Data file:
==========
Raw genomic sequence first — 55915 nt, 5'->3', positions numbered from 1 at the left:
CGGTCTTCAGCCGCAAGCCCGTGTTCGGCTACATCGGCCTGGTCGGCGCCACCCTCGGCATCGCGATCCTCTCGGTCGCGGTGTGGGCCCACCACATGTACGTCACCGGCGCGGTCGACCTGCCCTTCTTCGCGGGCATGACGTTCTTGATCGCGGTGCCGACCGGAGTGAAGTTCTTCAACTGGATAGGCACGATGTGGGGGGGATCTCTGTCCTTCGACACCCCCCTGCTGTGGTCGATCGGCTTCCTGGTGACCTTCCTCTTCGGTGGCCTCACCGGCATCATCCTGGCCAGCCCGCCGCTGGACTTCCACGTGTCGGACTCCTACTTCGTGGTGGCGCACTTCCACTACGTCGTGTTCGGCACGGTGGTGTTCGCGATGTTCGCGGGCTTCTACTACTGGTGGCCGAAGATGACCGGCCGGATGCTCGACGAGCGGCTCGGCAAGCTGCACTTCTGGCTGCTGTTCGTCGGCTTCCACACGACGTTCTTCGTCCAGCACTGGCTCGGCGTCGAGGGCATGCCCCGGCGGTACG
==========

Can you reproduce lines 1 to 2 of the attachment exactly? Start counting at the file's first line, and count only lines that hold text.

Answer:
Raw genomic sequence first — 55915 nt, 5'->3', positions numbered from 1 at the left:
CGGTCTTCAGCCGCAAGCCCGTGTTCGGCTACATCGGCCTGGTCGGCGCCACCCTCGGCATCGCGATCCTCTCGGTCGCGGTGTGGGCCCACCACATGTACGTCACCGGCGCGGTCGACCTGCCCTTCTTCGCGGGCATGACGTTCTTGATCGCGGTGCCGACCGGAGTGAAGTTCTTCAACTGGATAGGCACGATGTGGGGGGGATCTCTGTCCTTCGACACCCCCCTGCTGTGGTCGATCGGCTTCCTGGTGACCTTCCTCTTCGGTGGCCTCACCGGCATCATCCTGGCCAGCCCGCCGCTGGACTTCCACGTGTCGGACTCCTACTTCGTGGTGGCGCACTTCCACTACGTCGTGTTCGGCACGGTGGTGTTCGCGATGTTCGCGGGCTTCTACTACTGGTGGCCGAAGATGACCGGCCGGATGCTCGACGAGCGGCTCGGCAAGCTGCACTTCTGGCTGCTGTTCGTCGGCTTCCACACGACGTTCTTCGTCCAGCACTGGCTCGGCGTCGAGGGCATGCCCCGGCGGTACG